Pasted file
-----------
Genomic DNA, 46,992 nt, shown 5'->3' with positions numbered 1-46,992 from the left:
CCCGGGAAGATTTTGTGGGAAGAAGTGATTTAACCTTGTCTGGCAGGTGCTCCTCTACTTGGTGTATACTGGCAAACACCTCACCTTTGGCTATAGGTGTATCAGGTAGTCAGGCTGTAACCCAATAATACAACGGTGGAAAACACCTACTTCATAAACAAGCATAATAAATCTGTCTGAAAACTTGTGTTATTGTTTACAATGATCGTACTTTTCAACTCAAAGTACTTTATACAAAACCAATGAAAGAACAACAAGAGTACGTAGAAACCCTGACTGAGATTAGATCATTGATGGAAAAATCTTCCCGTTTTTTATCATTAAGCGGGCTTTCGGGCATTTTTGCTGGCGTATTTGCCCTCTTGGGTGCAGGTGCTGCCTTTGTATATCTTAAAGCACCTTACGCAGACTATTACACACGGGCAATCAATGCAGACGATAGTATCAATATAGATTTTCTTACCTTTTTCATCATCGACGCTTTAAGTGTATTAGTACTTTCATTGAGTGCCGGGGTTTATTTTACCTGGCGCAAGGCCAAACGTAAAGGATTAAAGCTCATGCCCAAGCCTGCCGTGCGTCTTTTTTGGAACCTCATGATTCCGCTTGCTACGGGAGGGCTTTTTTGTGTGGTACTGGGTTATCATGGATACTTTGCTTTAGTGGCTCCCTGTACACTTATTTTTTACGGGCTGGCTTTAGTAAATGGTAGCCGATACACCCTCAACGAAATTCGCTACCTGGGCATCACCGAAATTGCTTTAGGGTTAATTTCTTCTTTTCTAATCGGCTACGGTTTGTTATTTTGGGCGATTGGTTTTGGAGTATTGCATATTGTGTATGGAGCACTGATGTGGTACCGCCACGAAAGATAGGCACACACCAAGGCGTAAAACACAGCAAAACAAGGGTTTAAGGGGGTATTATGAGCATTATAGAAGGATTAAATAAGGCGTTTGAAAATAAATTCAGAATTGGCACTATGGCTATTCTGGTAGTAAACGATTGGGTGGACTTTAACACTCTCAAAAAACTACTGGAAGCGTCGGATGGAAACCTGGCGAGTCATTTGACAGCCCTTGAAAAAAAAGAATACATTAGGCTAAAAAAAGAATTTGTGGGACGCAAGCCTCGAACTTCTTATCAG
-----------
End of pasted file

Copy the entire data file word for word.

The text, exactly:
Genomic DNA, 46,992 nt, shown 5'->3' with positions numbered 1-46,992 from the left:
CCCGGGAAGATTTTGTGGGAAGAAGTGATTTAACCTTGTCTGGCAGGTGCTCCTCTACTTGGTGTATACTGGCAAACACCTCACCTTTGGCTATAGGTGTATCAGGTAGTCAGGCTGTAACCCAATAATACAACGGTGGAAAACACCTACTTCATAAACAAGCATAATAAATCTGTCTGAAAACTTGTGTTATTGTTTACAATGATCGTACTTTTCAACTCAAAGTACTTTATACAAAACCAATGAAAGAACAACAAGAGTACGTAGAAACCCTGACTGAGATTAGATCATTGATGGAAAAATCTTCCCGTTTTTTATCATTAAGCGGGCTTTCGGGCATTTTTGCTGGCGTATTTGCCCTCTTGGGTGCAGGTGCTGCCTTTGTATATCTTAAAGCACCTTACGCAGACTATTACACACGGGCAATCAATGCAGACGATAGTATCAATATAGATTTTCTTACCTTTTTCATCATCGACGCTTTAAGTGTATTAGTACTTTCATTGAGTGCCGGGGTTTATTTTACCTGGCGCAAGGCCAAACGTAAAGGATTAAAGCTCATGCCCAAGCCTGCCGTGCGTCTTTTTTGGAACCTCATGATTCCGCTTGCTACGGGAGGGCTTTTTTGTGTGGTACTGGGTTATCATGGATACTTTGCTTTAGTGGCTCCCTGTACACTTATTTTTTACGGGCTGGCTTTAGTAAATGGTAGCCGATACACCCTCAACGAAATTCGCTACCTGGGCATCACCGAAATTGCTTTAGGGTTAATTTCTTCTTTTCTAATCGGCTACGGTTTGTTATTTTGGGCGATTGGTTTTGGAGTATTGCATATTGTGTATGGAGCACTGATGTGGTACCGCCACGAAAGATAGGCACACACCAAGGCGTAAAACACAGCAAAACAAGGGTTTAAGGGGGTATTATGAGCATTATAGAAGGATTAAATAAGGCGTTTGAAAATAAATTCAGAATTGGCACTATGGCTATTCTGGTAGTAAACGATTGGGTGGACTTTAACACTCTCAAAAAACTACTGGAAGCGTCGGATGGAAACCTGGCGAGTCATTTGACAGCCCTTGAAAAAAAAGAATACATTAGGCTAAAAAAAGAATTTGTGGGACGCAAGCCTCGAACTTCTTATCAG